The threat posed by portable storage devices

By | October 18, 2006

In a society where the use of portable storage devices is commonplace, the threat that these devices pose to corporations and organizations is, more often than not, ignored. This paper examines the nature of the threat that these devices present and the counter-measures that organizations can adopt to eliminate them.

In an on-demand society where individuals can easily access portable music players, PDAs, mobile phones and digital cameras, technological innovation has responded to personal needs with the development of electronic devices that include data storage capabilities. There is however a downside to this modern-day scenario; the misuse of these devices in a corporate environment can spell disaster to a corporation. The statistics are not encouraging: Amongst others, a 2005 CSI/FBI survey reports that the “Theft of proprietary information is up from $168,529 in 2004 to $355,552 in 2005”.

For these reasons corporations today are enacting security policies that regulate the use of these devices in the corporate environment. But is a security policy alone the best solution to mitigate the risks posed by portable storage devices? And what are the real risks associated with the uncontrolled use of portable storage devices?

Statistics demonstrate that 98% of all crimes committed against companies in the U.K. had an insider connection (Computer Crime Research Center, 2005). Data theft, legal liabilities, productivity losses and corporate network security breaches are all dangers that corporations have to face if malicious insiders or careless employees misuse portable storage devices at their workplace.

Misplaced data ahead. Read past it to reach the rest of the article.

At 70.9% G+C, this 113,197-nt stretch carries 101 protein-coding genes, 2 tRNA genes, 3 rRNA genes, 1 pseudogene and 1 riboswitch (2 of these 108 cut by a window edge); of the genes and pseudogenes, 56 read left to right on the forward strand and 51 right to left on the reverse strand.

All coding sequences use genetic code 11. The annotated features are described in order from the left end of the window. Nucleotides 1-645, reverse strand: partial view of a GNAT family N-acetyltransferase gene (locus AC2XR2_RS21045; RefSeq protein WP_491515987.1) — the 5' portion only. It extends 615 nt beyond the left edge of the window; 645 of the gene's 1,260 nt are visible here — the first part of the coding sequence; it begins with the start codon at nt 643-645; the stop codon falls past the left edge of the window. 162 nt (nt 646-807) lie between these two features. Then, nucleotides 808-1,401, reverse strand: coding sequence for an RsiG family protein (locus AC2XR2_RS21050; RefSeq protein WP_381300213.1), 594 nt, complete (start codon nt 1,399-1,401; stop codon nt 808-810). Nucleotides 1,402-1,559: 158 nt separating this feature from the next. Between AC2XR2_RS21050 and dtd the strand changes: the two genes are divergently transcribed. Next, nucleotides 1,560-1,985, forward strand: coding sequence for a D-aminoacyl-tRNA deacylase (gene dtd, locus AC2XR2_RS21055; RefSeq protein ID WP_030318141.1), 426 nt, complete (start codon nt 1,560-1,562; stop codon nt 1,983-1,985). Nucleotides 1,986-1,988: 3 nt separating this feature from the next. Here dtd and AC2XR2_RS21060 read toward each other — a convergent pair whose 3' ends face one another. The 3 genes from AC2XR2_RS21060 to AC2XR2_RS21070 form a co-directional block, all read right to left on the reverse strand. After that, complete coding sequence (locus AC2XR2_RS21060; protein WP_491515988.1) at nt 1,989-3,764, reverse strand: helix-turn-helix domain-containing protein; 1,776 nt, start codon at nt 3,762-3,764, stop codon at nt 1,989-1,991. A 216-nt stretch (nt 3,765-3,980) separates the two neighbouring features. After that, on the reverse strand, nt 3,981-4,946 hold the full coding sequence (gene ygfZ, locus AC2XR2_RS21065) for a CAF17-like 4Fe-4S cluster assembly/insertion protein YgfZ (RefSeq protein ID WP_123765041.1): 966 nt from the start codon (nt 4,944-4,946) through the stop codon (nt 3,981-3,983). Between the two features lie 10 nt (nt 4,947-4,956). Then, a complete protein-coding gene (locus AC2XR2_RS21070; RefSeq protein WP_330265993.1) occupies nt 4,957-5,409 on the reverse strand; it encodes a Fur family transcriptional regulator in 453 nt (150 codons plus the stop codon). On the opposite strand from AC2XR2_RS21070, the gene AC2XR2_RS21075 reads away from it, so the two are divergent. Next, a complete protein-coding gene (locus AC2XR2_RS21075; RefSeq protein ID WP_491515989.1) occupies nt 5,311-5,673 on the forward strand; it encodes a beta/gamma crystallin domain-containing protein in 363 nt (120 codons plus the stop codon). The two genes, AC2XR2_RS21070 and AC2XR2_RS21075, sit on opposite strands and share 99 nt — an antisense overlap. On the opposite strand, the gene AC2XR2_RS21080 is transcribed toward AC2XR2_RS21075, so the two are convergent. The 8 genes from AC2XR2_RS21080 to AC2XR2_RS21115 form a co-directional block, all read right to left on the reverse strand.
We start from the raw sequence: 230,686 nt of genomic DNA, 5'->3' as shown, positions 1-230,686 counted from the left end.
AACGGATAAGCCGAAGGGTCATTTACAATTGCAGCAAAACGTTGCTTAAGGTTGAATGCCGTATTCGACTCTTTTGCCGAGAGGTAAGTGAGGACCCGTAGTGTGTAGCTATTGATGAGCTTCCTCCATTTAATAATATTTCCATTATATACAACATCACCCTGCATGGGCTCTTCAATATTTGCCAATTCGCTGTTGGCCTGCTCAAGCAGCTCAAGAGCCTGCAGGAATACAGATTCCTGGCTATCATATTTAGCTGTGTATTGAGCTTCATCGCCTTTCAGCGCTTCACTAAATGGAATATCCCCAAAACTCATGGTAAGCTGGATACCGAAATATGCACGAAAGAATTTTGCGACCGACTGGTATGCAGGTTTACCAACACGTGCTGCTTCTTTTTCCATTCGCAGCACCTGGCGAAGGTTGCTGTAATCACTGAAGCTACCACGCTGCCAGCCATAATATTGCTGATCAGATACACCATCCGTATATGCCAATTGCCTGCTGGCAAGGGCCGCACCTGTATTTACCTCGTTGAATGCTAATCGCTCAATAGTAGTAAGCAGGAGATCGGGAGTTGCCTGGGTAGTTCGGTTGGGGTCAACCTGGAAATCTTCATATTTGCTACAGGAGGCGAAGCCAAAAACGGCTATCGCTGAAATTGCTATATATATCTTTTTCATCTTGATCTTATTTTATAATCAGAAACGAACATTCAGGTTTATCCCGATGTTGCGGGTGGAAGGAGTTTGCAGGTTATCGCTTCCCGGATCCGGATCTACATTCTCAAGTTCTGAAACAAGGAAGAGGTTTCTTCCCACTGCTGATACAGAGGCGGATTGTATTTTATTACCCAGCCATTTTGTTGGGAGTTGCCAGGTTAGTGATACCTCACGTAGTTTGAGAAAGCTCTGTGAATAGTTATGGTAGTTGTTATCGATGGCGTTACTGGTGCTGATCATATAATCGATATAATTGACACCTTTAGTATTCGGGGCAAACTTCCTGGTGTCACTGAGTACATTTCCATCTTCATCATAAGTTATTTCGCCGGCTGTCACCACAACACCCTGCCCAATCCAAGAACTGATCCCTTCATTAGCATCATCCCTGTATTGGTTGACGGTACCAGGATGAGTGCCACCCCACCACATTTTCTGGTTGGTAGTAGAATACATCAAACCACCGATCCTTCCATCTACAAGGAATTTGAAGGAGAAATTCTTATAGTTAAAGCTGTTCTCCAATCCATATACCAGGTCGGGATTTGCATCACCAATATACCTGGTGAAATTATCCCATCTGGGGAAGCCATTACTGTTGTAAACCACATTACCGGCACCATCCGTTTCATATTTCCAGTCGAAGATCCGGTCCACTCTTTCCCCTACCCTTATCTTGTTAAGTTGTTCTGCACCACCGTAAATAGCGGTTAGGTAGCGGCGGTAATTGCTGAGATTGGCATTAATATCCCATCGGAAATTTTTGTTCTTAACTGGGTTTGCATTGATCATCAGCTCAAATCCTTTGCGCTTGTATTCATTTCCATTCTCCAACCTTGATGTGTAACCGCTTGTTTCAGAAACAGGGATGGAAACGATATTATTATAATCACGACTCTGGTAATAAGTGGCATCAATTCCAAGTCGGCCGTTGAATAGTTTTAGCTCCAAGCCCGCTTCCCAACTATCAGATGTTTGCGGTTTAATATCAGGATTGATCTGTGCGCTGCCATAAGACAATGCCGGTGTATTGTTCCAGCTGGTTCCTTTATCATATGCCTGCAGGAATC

The actual act of stealing corporate data by insiders is quite simple in itself and today software that is easily available for download automates the whole process. Insiders need to just plug in the portable storage device on a corporate workstation and all data, including sensitive data is automatically copied, without any additional user intervention. This automated process, commonly known as Pod Slurping, is able to copy whole databases and other confidential records to a portable storage device in a matter of a few minutes.

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